MUSIC REVIEW : DE LA VEGA HONORED AT CAL STATE NORTHRIDGE
To heap the happiest birthday honors on a composer is simple: Produce a concert of his music. Doing so can hardly fail to please the celebrant, since the chance to hear a full agenda of one’s labors of love is rare.
Aurelio de la Vega, now 60, had such a momentous event Thursday when his fellow faculty members at Cal State Northridge put together an evening of the Cuban-born composer’s works.
A resident of Los Angeles since 1959, he has acquired enough friends and admirers and colleagues who hold him in high regard to fill three halls. And on this occasion it seemed as if they all threatened to swarm the stuffy campus recital hall, with ushers putting folding chairs on stage and in the aisles.
Not only that, many arrived late and continued to stream through the door throughout the late-starting program. But the assembled musicians--among them Los Angeles’ finest--did De la Vega proud, despite the distractions.
The four pieces in the bill of fare spanned two decades and ranged over various stylistic modes. Yet the mark of a distinctive composer can be heard regardless of any passing influence, and such was this case.
De la Vega writes music of remarkably subtle coloristic effects and characteristically indefinite design. There is a bit of the maverick in him--the insistence on breaking whatever rhythmic pulse he manages to achieve briefly with knuckle-rapping punctuations or desultory phrases that simply dissipate.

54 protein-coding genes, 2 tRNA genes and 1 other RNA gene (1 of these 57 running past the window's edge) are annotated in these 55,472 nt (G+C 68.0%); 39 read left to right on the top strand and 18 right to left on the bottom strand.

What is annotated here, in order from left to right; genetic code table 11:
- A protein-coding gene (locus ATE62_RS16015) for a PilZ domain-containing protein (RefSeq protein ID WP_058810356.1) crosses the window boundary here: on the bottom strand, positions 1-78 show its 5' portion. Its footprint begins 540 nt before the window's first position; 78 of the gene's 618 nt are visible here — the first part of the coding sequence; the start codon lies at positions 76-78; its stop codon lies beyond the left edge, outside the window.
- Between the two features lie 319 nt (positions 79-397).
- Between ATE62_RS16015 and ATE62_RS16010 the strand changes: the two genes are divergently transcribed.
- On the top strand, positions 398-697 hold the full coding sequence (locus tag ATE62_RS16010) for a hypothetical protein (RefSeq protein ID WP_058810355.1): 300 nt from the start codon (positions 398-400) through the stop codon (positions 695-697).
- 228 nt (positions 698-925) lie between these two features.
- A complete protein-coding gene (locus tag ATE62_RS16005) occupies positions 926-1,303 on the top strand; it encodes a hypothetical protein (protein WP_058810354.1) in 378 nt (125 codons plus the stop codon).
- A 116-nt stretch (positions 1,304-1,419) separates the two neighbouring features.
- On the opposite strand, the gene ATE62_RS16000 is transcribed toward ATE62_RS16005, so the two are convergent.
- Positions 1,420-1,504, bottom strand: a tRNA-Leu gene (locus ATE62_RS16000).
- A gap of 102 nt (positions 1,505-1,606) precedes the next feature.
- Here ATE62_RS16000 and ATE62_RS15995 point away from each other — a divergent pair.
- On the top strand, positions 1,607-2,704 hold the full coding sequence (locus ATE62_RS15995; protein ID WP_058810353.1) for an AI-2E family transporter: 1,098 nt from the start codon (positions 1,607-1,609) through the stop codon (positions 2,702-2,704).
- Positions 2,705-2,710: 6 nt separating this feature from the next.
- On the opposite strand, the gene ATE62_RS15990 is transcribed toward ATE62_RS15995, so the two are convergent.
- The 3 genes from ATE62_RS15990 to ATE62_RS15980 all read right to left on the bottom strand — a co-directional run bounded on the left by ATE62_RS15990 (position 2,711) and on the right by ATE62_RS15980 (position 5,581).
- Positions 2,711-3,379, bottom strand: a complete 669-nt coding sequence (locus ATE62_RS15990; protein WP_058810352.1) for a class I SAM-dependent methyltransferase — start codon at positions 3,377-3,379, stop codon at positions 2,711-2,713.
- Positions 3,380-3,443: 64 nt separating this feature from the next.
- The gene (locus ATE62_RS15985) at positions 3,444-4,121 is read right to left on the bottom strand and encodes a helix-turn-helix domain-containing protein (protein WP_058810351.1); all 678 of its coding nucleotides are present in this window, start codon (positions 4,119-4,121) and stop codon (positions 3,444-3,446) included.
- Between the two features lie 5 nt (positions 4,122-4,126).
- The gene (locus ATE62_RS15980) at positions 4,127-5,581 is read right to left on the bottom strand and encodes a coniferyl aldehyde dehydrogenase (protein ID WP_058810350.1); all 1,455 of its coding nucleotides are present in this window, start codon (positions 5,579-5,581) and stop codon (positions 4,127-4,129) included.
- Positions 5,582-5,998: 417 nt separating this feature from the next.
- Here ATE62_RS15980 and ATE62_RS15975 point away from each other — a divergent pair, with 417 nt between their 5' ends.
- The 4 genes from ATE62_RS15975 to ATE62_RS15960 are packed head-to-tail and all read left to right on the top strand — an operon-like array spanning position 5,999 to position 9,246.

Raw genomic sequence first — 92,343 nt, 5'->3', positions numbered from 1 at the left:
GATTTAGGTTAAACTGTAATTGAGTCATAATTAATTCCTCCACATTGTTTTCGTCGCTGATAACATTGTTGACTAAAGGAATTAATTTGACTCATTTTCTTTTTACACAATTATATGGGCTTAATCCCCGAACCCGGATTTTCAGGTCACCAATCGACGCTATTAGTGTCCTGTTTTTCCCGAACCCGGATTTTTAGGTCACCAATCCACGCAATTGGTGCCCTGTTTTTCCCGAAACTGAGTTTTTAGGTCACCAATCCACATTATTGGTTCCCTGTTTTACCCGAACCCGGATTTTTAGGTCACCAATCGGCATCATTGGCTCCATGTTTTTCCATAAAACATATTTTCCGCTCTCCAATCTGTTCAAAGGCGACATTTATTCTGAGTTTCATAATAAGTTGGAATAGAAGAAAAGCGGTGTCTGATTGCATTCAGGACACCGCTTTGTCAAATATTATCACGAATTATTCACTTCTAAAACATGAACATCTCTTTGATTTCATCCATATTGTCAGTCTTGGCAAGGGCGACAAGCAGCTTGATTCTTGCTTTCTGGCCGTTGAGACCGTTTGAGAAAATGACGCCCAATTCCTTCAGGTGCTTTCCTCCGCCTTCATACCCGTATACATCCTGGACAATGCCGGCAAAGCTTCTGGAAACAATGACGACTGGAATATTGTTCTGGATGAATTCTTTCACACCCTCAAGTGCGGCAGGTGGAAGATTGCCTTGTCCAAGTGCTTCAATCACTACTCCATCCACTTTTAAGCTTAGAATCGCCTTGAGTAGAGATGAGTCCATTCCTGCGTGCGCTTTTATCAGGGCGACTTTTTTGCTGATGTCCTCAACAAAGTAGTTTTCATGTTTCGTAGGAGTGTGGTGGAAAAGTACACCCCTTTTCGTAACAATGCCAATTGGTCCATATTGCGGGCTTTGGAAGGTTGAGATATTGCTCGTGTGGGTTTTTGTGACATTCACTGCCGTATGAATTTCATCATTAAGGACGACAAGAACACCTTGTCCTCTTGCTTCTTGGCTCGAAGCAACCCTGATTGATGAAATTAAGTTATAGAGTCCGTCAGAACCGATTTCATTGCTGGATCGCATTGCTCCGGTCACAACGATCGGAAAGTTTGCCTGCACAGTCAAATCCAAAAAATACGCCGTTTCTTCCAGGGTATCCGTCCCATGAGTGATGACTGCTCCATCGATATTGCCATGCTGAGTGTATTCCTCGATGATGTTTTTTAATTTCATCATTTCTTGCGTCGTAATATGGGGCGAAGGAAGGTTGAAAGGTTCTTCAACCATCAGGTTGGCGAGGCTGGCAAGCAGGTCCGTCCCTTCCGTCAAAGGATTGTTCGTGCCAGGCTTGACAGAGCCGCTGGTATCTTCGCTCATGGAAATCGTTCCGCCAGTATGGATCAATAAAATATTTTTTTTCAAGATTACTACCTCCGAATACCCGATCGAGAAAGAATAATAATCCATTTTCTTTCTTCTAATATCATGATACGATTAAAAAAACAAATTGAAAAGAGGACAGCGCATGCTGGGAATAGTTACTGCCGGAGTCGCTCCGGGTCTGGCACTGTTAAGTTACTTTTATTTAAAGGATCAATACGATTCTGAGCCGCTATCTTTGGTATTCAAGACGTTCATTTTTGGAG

He also tends to think in disjunct terms, breaking materials apart and allowing little eddies of action to occur unto themselves. These traits were as evident in “Labdanum,” an exotic trio that abounds in non-formality, as in the other entries.
“Galandiacoa,” which guitarist Stuart Fox and clarinetist Julian Spear played with ravishing sensuality, also required them to produce the fashionable spurts-squalls-rasps-peeps effects. Most engaging, however, was “Structures” for piano and string quartet--its driving intensity, forward motion and angular outcries a respite from the norm.
After “Tropimapal,” the largest work and one conducted authoritatively by Daniel Kessner, De la Vega received awards and told the crowd “how moved” he was.
“I knew I had many enemies,” he said. “I didn’t know how many friends I had.”